One of the red-circled events on my calendar every year is the Detroit Autorama, arguably the world’s best custom car and hot rod show. As is fitting for an event in the Motor City, the vehicles competing for the Autorama’s top prize, the Ridler Award, must actually function, they have to be driven onto the show floor under their own power, and the hoods are up during judging so the judges can evaluate the engine compartment.

While that makes for fair competition, it also makes for less-than-ideal photography of the cars’ styling. No kid sitting in seventh-grade study hall ever drew a hot car with the hood up.

It might surprise you, then, that I was excited to find out about the Engines Exposed exhibit running until the end of February at the Henry Ford Museum’s Driving America display. (Read More…)

By on January 27, 2018

Tesla’s Model 3, described by many as a make-or-break product for the EV startup, has had a very slow launch, with production falling far short of the numbers Tesla had predicted.

CNBC is now reporting that, according to current and former Tesla employees, one of the factors in the launch delay is the failure of Tesla’s battery “Gigafactory” in aptly named Sparks, Nevada to come up to speed. Ironically, the highly automated factory apparently needs so much human hand work that Tesla has had to “borrow” dozens of employees from its partner in the facility, Panasonic. (Read More…)

By on January 26, 2018

Ilin Talem TA6

Obscure cars fascinate me, which may be why I so much like Corey Lewis’ Rare Rides series on unusual and limited edition vehicles. Unfortunately, when you’ve been to as many car shows as I have, you can become a bit jaded; sometimes, unusual limited-edition vehicles don’t quite satisfy that jones for the weird and strange.

Corey’s Rides are usually some kind of actual production vehicle, something you might actually be able to buy. I’m thinking more like something you’d find tucked away in the corner of some private car museum somewhere outside of BFE.

Sometimes you need a hotshot of pure uncut obscure right to the mainline. That’s what Misfit Machines is all about. I’d like to say it’s going to be completely strange, but they’ll most likely all have wheels, so I’m aiming at 99 percent weird. (Read More…)

By on January 20, 2018

Nissan Go On Artisans naias 2018

Nissan introduced the Xmotion (pronounced Cross Motion) CUV concept at the NAIAS in Detroit the other day. The company says the Xmotion is inspired by the Yokahama-based automaker’s Japanese heritage, particularly the practice of traditional Japanese crafts.  The crossover is said to connect “traditional and modern Japanese craftsmanship and technologies.” Artisanal techniques such as weaving, metalsmithing, and woodworking were used to craft the interior of the Xmotion.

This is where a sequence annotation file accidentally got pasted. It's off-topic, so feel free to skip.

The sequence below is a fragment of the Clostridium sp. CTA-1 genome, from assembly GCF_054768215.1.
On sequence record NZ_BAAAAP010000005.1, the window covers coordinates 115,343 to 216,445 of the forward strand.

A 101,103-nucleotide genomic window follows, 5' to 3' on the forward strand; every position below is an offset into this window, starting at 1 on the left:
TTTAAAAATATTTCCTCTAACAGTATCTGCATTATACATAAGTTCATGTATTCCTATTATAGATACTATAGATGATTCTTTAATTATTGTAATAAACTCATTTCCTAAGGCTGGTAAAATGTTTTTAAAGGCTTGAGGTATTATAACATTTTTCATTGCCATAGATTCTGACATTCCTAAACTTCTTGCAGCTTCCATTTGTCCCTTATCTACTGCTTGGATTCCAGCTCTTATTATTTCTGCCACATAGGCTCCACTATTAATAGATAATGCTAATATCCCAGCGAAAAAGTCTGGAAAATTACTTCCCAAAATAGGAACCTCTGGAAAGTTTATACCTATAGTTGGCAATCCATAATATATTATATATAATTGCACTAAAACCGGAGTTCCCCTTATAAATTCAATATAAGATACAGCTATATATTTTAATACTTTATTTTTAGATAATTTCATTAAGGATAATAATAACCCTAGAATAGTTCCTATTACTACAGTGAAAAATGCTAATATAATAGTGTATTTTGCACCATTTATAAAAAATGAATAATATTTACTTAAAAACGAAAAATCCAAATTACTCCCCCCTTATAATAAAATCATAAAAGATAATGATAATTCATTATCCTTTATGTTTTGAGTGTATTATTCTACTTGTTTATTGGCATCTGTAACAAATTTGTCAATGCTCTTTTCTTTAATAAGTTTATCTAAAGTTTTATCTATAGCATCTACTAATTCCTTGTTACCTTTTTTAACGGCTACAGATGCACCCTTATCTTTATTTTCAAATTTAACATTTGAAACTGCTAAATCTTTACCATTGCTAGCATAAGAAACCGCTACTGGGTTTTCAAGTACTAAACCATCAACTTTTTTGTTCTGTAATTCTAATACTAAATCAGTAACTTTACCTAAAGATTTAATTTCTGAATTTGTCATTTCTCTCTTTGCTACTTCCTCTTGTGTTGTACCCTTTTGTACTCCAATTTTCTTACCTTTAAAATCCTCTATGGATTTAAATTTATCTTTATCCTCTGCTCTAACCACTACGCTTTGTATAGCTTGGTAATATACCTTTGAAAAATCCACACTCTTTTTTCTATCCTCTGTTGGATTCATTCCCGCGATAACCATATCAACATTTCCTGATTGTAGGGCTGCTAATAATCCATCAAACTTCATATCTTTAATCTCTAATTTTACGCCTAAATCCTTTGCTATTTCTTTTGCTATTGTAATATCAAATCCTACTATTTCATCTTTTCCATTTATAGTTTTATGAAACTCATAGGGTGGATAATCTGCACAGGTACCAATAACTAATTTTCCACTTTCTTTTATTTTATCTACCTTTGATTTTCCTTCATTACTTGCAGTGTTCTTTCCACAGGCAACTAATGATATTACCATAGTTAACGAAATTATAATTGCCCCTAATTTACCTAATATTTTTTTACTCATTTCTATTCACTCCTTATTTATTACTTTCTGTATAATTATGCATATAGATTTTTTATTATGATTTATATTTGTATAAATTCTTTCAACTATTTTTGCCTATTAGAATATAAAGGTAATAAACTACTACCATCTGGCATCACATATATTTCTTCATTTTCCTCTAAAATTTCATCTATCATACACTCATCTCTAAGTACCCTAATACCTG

To emphasize that connection, master shokunins from Kyoto’s GO ON consortium of traditional Japanese artisans were brought to Detroit to demonstrate their skills to assembled media and the general public after the big auto show officially opened later in the week. (Read More…)

By on January 19, 2018

gurney rip

He called his cars — made in California — Eagles, and his friends and fans nicknamed him Big Eagle. His company and team were the All American Racers (though they raced Toyotas for some time). He was one of less than a handful of American drivers to win in Formula One, but the only one to do so in an American race car, built in his own shop. He, along with A.J. Foyt and Roy Lunn, helped The Deuce kick il Commendatore’s ass at LeMans, in a car designed and built in Dearborn, Michigan. There was even a lighthearted attempt to draft him to run for president.

Dan Gurney was quintessentially American, one of the people who have made the United States a great country. (Read More…)

By on January 16, 2018

Frankfurt Auto Show 2016

Every year about 5,000 people are credentialed as media to cover the big NAIAS, better known outside the industry as the Detroit auto show, and every year there are articles written about whether or not auto shows are a relic of the pre-internet past of printed magazines and their lead times.

When new product information can be instantly transmitted directly to potential customers, who needs to cater to jaded journosaurs, soon to be extinct? When new product information can be teased and leaked to build buzz on social media months ahead of any physical reveal, who needs an actual physical car show? Even for the automotive journalists, there is less excitement with each big auto show, a sense of deja vu.

Women in Saudi Arabia haven’t yet had a chance to become jaded about car shows. That’s because as the automotive (and other) journalists were starting to arrive in Detroit, the first car show ever for Saudi women was being held in Jeddah, Saudi Arabia. (Read More…)

By on January 15, 2018